Twenty-nine years ago, Pouilly-Fuissé was all the rage. I remember going to the then “hot spots” in Boston’s fine dining scene and being literally awash in the wine. The sad part of the memory is that Pouilly-Fuissé just wasn’t that good. It was a pretender to the throne of those rarified white Burgundies from the Cote d’Or, and the American fine wine palate was anything but fully evolved, so we really didn’t know any better.
Fortunately, times and trends change and serious producers perfect their craft, like J.J. Vincent. I know many of Vincent’s other wines and I am quite the fan, but I had not heard of the Marie Antoinette. From the Fredrick Wildman web site:
The J.J. Vincent Pouilly-Fuissé Cuvèe Marie Antoinette is a tribute to Jean Jacques Vincent’s mother; Marie Antoinette Vincent. The wine is sourced from several parcels including young vines from the Chateau Fuissé vineyards of Le Clos, Les Brules and Le Combettes as well as several non-domaine yet family owned parcels throughout the appellation.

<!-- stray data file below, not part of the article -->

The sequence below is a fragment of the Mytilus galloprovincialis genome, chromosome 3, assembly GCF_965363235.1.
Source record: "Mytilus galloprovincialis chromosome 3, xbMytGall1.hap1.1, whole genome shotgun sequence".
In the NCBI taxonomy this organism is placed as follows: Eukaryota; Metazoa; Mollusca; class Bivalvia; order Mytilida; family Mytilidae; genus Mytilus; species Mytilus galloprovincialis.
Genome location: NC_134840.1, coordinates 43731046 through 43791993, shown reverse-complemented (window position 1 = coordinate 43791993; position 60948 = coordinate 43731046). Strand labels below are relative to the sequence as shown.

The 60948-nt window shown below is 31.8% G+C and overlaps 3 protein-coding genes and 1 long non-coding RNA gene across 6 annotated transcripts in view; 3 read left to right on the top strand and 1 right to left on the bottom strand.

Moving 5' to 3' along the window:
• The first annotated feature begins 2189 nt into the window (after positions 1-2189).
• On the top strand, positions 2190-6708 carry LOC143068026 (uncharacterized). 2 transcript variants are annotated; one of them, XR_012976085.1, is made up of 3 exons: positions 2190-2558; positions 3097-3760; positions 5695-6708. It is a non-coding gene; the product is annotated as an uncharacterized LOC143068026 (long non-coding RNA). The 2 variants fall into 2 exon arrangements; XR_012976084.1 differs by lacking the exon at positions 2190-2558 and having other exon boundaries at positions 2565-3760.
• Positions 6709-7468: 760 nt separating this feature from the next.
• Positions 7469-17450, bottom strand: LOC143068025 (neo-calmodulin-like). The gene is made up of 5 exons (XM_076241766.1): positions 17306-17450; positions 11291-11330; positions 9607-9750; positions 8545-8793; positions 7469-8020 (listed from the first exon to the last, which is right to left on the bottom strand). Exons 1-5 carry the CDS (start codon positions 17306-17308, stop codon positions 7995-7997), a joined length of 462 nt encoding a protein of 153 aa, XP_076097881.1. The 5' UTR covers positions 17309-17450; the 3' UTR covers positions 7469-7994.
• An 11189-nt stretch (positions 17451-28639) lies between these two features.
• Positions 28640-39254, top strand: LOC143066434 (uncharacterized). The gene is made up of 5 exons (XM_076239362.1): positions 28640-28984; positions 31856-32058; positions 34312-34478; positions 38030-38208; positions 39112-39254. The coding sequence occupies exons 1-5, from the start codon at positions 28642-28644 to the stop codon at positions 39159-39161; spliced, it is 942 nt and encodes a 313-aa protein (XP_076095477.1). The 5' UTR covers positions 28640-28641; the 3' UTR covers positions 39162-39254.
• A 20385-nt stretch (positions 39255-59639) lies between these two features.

Impressive pedigree and it shows – the wine is bright and expressive, with solid Burgundian terrior. A charming alternative to domestic Chardonnay, at an average retail price of $19.99 per bottle, the wine is quite a nice value.
My tasting note:
Lively nose with apple, vanilla and dried hay hints. Medium-bodied with moderate acidity – good balance. Lush palate with citrus, apricot and a judicious dash of oak. Moderate length – smooth with persistent vanilla on the aftertaste. Drinking now – not for aging.